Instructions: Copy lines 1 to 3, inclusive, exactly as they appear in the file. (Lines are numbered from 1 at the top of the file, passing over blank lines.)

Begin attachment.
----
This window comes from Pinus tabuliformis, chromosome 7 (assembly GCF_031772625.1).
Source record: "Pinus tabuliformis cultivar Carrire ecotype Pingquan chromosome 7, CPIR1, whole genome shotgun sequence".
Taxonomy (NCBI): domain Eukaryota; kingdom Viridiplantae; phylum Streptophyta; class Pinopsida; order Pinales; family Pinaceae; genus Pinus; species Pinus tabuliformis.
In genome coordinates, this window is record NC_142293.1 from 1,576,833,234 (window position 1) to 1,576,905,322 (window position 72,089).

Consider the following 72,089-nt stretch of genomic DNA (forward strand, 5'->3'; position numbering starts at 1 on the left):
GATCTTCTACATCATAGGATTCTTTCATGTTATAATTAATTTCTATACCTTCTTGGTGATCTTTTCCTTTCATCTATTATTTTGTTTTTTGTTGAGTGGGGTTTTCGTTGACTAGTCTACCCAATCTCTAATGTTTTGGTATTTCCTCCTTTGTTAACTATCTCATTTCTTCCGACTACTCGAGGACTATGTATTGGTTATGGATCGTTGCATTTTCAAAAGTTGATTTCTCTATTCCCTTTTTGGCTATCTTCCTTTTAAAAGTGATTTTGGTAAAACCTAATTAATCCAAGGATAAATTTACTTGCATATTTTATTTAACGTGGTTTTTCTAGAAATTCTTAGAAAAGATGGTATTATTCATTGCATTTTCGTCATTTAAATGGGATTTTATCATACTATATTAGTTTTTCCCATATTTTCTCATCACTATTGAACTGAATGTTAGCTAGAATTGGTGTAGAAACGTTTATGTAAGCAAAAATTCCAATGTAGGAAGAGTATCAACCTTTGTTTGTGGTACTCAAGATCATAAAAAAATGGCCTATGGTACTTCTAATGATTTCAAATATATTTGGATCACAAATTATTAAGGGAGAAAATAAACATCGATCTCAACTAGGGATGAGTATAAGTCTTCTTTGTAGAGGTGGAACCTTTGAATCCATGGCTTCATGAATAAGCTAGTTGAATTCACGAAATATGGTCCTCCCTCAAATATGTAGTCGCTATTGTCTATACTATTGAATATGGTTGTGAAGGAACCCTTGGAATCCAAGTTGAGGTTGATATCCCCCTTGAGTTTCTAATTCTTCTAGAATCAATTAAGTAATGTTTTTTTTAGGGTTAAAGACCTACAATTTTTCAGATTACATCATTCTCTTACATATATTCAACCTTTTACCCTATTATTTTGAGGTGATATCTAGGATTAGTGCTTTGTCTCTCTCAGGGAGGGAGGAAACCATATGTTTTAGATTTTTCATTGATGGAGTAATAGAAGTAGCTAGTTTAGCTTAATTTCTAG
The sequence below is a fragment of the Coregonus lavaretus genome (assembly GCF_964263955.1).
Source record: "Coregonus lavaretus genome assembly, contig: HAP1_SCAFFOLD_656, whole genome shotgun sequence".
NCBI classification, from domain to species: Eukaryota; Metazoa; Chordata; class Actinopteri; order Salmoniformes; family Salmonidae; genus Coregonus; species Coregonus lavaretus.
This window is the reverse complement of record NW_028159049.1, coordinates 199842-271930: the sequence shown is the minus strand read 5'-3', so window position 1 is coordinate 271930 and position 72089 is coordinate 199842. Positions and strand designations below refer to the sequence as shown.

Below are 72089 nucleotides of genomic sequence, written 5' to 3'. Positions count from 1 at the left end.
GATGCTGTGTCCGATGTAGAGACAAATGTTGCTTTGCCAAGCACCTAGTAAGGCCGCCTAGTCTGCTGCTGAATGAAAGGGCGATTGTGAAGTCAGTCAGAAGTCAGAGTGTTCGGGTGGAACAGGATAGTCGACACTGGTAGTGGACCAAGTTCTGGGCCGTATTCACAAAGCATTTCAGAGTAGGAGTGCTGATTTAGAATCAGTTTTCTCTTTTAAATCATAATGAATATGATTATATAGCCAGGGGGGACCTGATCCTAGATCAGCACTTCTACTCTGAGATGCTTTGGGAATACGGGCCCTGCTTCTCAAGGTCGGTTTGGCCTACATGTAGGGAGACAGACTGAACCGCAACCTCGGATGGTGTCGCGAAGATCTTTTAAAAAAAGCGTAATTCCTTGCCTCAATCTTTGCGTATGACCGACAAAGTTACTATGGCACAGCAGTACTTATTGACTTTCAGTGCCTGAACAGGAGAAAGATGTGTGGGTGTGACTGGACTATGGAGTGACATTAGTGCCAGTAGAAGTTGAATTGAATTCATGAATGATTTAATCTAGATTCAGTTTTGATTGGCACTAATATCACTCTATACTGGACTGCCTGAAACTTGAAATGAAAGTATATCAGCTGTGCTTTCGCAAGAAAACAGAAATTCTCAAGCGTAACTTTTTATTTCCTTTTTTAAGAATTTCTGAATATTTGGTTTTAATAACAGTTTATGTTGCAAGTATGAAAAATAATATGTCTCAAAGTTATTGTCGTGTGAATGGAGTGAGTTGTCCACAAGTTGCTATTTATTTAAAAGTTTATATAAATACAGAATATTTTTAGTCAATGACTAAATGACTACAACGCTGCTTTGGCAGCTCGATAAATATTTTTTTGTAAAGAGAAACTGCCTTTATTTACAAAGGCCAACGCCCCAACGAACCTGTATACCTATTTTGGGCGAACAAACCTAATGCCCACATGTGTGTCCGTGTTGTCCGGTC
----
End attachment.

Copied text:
This window comes from Pinus tabuliformis, chromosome 7 (assembly GCF_031772625.1).
Source record: "Pinus tabuliformis cultivar Carrire ecotype Pingquan chromosome 7, CPIR1, whole genome shotgun sequence".
Taxonomy (NCBI): domain Eukaryota; kingdom Viridiplantae; phylum Streptophyta; class Pinopsida; order Pinales; family Pinaceae; genus Pinus; species Pinus tabuliformis.